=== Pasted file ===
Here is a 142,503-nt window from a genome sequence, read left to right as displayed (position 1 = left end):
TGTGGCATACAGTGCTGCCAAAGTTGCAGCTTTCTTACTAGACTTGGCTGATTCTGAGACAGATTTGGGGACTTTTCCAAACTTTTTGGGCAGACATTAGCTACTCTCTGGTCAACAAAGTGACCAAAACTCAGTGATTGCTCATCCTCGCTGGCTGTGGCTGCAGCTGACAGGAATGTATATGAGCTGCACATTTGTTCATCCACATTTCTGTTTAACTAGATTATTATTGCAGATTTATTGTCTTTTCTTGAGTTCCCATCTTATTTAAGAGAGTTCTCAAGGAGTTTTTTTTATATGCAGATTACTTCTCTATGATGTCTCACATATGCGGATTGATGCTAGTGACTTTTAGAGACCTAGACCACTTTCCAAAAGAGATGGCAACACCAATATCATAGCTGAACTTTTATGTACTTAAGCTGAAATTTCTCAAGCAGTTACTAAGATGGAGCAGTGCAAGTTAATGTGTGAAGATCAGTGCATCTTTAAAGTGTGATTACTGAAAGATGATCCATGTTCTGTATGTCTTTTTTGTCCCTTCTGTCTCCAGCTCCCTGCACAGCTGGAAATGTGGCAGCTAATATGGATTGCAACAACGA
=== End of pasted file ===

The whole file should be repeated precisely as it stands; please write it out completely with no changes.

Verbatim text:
Here is a 142,503-nt window from a genome sequence, read left to right as displayed (position 1 = left end):
TGTGGCATACAGTGCTGCCAAAGTTGCAGCTTTCTTACTAGACTTGGCTGATTCTGAGACAGATTTGGGGACTTTTCCAAACTTTTTGGGCAGACATTAGCTACTCTCTGGTCAACAAAGTGACCAAAACTCAGTGATTGCTCATCCTCGCTGGCTGTGGCTGCAGCTGACAGGAATGTATATGAGCTGCACATTTGTTCATCCACATTTCTGTTTAACTAGATTATTATTGCAGATTTATTGTCTTTTCTTGAGTTCCCATCTTATTTAAGAGAGTTCTCAAGGAGTTTTTTTTATATGCAGATTACTTCTCTATGATGTCTCACATATGCGGATTGATGCTAGTGACTTTTAGAGACCTAGACCACTTTCCAAAAGAGATGGCAACACCAATATCATAGCTGAACTTTTATGTACTTAAGCTGAAATTTCTCAAGCAGTTACTAAGATGGAGCAGTGCAAGTTAATGTGTGAAGATCAGTGCATCTTTAAAGTGTGATTACTGAAAGATGATCCATGTTCTGTATGTCTTTTTTGTCCCTTCTGTCTCCAGCTCCCTGCACAGCTGGAAATGTGGCAGCTAATATGGATTGCAACAACGA